Study Guide

Anne of Green Gables Duty

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Anne isn't a fan of cooking, sewing, or doing dishes. So she's normal. But, in Anne of Green Gables' Christian farm community, people, especially children, are expected to do their work without complaint.

It's not that Anne whines, or is ungrateful. She just hasn't been taught to hide what's on her mind, so when she doesn't like a chore, she says so. She tries to follow Marilla's instructions, but she keeps spacing out and messing them up.

Anne, we've been there.

By the end, Anne can make a cake without substituting something inedible for flour, and can help Marilla with chores when Marilla's eyes fail. It's not like she grows to love dishes or anything, but she's learned the tools she needs to be a working adult.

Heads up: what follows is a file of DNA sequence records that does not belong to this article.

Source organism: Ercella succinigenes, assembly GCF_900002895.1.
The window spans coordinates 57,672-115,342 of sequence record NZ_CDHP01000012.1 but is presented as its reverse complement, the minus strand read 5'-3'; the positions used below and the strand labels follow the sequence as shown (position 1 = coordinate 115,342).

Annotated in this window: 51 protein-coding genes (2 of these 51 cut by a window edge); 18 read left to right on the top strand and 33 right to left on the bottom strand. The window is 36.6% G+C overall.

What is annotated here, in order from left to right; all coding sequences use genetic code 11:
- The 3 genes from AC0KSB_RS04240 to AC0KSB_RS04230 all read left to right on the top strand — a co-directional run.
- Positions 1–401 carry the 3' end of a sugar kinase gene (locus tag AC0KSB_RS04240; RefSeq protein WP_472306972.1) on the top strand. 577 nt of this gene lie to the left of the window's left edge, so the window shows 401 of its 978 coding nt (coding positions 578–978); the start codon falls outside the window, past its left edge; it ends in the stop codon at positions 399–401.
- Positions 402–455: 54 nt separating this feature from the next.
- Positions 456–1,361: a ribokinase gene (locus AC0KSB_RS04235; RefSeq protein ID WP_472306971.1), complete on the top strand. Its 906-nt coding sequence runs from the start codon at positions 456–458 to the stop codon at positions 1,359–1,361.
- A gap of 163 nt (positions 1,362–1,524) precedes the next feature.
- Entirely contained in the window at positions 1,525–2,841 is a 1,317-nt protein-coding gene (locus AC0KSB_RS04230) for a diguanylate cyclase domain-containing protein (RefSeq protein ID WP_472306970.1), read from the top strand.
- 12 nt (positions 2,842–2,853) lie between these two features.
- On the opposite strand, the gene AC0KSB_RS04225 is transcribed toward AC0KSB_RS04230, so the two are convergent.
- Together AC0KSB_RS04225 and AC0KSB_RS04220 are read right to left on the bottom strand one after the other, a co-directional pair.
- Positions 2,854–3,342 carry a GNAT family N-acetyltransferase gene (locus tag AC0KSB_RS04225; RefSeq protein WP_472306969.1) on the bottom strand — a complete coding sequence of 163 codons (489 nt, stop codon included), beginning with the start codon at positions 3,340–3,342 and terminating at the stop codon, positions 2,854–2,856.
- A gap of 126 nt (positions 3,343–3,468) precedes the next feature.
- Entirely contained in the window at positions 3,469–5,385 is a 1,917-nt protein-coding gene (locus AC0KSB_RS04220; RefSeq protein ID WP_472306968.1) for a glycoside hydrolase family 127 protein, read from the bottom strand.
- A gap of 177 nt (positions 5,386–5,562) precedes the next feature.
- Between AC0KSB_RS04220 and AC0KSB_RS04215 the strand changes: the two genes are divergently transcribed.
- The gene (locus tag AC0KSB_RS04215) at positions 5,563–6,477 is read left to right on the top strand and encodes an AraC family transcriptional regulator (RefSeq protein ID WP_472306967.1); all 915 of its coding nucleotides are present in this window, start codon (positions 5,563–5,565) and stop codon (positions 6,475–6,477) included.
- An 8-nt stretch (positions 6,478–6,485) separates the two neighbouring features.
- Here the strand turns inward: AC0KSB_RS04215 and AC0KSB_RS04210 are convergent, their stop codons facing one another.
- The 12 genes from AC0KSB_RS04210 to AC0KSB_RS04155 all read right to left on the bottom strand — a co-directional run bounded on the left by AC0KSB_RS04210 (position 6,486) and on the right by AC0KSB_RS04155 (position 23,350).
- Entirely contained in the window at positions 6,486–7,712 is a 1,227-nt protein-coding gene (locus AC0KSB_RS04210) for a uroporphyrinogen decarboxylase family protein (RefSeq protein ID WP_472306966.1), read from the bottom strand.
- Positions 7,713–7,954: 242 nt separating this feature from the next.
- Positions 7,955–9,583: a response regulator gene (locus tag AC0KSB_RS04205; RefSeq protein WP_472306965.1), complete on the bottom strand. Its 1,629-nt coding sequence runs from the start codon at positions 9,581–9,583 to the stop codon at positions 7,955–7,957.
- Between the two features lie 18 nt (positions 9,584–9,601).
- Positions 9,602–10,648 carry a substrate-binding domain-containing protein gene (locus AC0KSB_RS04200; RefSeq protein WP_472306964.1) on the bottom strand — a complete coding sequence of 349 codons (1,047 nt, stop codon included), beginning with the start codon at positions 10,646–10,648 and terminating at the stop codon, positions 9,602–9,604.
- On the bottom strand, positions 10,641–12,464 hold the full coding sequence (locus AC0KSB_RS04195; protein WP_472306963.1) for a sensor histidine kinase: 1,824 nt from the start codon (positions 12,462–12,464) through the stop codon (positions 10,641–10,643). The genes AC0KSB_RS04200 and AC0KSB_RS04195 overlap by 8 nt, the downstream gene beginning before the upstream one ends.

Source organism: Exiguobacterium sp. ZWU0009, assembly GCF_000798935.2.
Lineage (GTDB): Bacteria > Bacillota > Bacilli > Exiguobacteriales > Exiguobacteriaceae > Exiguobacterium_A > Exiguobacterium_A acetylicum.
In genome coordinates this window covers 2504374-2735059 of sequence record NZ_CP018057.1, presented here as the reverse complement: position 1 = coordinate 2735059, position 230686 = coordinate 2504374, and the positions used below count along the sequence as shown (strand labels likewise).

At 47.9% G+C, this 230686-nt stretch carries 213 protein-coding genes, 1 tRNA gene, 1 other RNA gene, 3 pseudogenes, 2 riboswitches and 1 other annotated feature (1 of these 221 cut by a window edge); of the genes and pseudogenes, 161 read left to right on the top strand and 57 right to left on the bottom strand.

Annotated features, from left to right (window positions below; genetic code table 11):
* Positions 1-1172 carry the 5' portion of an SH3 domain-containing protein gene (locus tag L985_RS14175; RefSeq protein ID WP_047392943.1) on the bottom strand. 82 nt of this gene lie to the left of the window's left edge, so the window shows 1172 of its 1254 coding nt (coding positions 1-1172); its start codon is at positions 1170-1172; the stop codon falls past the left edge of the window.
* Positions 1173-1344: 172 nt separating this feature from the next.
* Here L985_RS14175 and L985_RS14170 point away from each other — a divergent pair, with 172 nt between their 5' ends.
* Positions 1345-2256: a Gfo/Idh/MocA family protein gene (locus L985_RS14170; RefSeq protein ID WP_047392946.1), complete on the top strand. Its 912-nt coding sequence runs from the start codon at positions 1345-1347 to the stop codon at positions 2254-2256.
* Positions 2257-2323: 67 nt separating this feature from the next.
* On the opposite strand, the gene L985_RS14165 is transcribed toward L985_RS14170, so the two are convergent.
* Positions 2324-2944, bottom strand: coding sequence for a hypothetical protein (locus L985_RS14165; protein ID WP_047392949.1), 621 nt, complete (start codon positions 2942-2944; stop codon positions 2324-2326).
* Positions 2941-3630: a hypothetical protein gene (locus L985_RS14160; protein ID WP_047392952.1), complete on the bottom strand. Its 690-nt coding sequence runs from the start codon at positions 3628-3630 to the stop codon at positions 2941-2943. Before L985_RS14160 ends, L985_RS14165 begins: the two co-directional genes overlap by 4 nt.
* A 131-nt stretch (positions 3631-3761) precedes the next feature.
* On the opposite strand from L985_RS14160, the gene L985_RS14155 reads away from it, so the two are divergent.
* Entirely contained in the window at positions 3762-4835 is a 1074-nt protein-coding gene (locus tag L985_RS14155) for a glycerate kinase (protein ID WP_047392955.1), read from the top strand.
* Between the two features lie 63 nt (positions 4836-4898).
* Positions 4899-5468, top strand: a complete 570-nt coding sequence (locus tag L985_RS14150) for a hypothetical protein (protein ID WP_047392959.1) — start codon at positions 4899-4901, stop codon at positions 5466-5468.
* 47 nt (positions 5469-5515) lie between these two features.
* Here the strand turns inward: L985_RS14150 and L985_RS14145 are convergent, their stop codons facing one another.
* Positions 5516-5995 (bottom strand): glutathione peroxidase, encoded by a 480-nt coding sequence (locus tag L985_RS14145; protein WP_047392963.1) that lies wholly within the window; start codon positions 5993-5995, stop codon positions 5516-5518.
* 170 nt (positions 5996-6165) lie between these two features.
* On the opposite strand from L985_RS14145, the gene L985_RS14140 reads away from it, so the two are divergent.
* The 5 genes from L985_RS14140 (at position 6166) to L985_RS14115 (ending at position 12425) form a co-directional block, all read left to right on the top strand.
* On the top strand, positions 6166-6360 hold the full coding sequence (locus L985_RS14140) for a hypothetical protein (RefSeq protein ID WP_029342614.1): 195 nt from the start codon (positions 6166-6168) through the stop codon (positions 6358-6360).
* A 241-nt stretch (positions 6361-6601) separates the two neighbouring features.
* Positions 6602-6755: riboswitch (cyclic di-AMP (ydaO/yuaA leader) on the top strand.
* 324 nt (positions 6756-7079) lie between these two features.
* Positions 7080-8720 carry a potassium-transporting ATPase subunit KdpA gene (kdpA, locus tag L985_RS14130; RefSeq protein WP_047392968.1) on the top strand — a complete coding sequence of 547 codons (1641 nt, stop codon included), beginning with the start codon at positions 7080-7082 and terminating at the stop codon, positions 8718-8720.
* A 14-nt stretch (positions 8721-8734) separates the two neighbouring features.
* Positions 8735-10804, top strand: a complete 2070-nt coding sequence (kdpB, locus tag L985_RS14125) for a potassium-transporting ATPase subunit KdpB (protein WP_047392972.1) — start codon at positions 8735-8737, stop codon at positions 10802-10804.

Questions About Duty

  1. What household tasks make Anne's big imagination a liability? Are there other tasks she might be more suited to?
  2. Why does Marilla feel the need to speak in morals every few seconds?
  3. What quality does Marilla have that causes her to sympathize with Anne enough to keep her? Would Mrs. Spencer do the same if she heard Anne's history?
  4. Is there a moment when Anne changes from Marilla's duty to someone Marilla genuinely likes?

Chew on This

Marilla's greatest strength as a new parent is that she's willing to admit that she doesn't know what she is doing.

Mrs. Lynde can take some responsibility for raising Anne, having helped both Matthew and Marilla with elements of their parenting.

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